Karen Heichman: That is a complicated question and a complicated problem. Some tests and platforms may be capable of being applied to a panel of pathogens with common symptoms, such as an upper respiratory panel, which might include combinations such as influenza A/B, RSV and SARS-COV-2. Moving toward the future, I would expect to see several of these tests emerge.  there are also algorithmic approaches to testing, which involves testing sequentially, based on temporal and geographic prevalence. for instance, it might make sense to test for influenza first, and if the test is negative, then test with less common viruses.  however, there have been reports that co-infection of sars-cov-2 with other upper respiratory pathogens is not uncommon, so taking a parallel approach rather than a sequential approach might make the most sense for certain environments. 

Are PCR-based test sensitive enough or do these tests need improvement or a different approach?

Timothy O’Leary: Are PCR-based tests good enough?  It would be nice to have tests with higher sensitivity, to confirm cases that look like covid19 but have returned negative results.  A test that we created for botulinum toxin would probably be several orders of magnitude more sensitive than RT-PCR if adapted for covid19.  However, it might well identify “positives” who would not be capable of transmitting infection.  In addition, introducing a more complex algorithm into the testing lab might do more harm than good if it reduced the total number of people that we can test.  I personally suspect that our efforts should be directed to using the tests that we have in a strategic way to enable public health decisions that will optimize reduction of disease transmission while maximizing the opportunity for people to retain as much normalcy as possible.  If someone reading this is hot to make a more sensitive test, they should contact me and I will point them to three different approaches, any of which will likely help.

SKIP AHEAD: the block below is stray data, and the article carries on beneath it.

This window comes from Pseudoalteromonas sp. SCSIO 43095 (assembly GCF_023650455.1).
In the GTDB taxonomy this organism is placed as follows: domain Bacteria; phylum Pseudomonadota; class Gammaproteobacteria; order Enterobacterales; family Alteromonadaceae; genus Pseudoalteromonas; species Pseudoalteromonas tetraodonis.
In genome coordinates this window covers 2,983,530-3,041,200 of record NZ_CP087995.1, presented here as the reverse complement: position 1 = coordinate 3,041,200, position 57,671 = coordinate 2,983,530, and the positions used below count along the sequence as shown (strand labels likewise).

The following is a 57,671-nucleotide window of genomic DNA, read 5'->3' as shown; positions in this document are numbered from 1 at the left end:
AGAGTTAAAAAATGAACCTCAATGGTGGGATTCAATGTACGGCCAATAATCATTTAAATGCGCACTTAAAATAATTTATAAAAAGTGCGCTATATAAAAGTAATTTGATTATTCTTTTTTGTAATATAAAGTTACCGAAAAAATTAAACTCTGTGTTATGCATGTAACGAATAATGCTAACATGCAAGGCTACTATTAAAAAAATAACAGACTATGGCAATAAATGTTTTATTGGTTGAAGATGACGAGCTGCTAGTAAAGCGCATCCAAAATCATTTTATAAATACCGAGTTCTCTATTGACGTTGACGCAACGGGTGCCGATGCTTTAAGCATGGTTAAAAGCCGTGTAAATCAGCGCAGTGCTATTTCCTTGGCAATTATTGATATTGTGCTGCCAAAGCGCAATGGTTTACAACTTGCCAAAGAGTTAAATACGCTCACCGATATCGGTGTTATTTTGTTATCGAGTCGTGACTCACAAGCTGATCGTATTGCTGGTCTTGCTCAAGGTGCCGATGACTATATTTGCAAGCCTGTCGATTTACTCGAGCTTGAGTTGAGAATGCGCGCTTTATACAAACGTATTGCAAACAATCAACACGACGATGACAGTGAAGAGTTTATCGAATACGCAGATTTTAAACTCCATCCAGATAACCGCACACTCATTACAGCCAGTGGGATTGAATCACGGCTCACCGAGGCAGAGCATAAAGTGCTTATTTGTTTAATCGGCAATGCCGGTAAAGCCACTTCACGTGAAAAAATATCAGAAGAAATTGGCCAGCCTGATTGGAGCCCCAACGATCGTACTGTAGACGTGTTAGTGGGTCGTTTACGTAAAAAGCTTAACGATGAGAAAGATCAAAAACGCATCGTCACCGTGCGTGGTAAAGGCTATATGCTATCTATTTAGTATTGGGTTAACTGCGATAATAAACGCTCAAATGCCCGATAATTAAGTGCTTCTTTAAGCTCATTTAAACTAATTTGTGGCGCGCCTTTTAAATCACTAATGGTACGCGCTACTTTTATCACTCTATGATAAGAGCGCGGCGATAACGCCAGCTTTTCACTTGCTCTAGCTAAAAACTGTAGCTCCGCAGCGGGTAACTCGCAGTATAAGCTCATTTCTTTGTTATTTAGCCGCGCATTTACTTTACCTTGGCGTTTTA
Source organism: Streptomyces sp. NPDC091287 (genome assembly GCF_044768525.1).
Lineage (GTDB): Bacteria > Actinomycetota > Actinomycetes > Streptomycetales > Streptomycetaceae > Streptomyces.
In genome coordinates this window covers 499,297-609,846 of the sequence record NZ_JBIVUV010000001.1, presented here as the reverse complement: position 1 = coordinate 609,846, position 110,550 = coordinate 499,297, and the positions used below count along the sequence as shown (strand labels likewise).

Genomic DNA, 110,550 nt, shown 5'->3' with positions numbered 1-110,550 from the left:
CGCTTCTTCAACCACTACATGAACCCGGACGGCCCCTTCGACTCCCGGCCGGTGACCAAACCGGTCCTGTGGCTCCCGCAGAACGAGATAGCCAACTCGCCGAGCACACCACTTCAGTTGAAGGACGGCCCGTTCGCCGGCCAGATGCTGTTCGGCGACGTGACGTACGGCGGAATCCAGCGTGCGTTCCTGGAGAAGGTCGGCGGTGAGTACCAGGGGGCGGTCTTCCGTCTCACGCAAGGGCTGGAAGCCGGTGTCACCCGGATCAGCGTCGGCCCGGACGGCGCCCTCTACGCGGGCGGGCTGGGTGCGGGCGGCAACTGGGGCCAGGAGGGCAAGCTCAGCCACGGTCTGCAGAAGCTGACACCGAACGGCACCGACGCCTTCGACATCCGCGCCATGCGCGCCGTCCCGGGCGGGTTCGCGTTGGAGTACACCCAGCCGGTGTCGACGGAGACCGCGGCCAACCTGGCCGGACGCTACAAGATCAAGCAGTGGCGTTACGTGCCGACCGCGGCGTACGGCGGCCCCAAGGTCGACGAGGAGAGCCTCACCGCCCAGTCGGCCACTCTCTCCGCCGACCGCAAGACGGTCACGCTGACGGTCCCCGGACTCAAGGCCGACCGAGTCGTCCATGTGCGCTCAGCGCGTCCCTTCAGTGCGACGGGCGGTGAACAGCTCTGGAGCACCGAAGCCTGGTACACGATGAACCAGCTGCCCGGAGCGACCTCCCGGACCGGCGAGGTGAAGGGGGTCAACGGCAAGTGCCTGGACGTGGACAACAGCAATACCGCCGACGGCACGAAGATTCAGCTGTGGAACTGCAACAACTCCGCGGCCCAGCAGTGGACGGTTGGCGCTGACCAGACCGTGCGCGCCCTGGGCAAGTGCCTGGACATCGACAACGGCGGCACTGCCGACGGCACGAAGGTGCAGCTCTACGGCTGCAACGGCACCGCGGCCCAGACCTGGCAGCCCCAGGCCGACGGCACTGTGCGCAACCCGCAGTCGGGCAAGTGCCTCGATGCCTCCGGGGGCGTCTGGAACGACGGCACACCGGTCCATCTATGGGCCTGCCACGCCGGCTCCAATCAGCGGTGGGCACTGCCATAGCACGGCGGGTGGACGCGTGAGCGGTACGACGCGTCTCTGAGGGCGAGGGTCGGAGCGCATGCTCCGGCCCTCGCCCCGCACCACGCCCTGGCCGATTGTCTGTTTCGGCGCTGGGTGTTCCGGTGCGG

Karen Heichman: PCR is a very sensitive method, and is probably the most sensitive of the types of assay methodologies because the target is amplified (not just the signal). there is quite a bit of variability as to the sensitivity of various PCR-based tests.  the most sensitive PCR tests can detect a few hundred viral genomes or fewer.  Note, however, that newly emerging data suggests that a much higher viral load may be required for a person to be considered infectious.

Yuan-Po Tu: The critical question is how long are individuals contagious and at what RT-PCR cycle time is the patient no longer contagious.   The RT-PCR is too sensitive.  RT-PCR not distinguish between virus fragments and competent virus than can be recovered by viral culture. We probably need an alternative approach that distinguishes between virus parts (RT-PCR positive that is not culturable) vs virus that is able to be cultured and more likely contagious.

No test is perfect. If you look at repeat RT-PCR testing, there is a false negative rate as well. This is from a literature review and pooled analysis of inpatients and outpatients with SAR-CoV-2 where RT-PCR has a false negative rate. 

The other phenomenon that is becoming clearer is that infected individuals with more than 10 days (US CDC data) to 14 days (Korean CDC) of symptoms which are improving, viral cultures are negative.  This is despite the persistence of RT-PCR at high cycle times (low levels of viral fragments) which can last for weeks. 

Have any of the panelists thought of this fall in terms of possible ADE occurring upon re-infection?

Timothy O’Leary: Antibody-dependent enhancement is certainly a potential concern. People have speculated that a slow immune response has allowed ADE to occur in older victims of covid19, leading to more severe disease.  It would be good to get multiple samples for sequencing throughout the course of the disease to see whether this type of viral adaptation is occurring now.  ADE is also a concern for vaccine production.  My pessimistic outlook is that if rapid reinfection is possible and ADE occurs, then we are above a waterfall in a rickety boat with no paddle.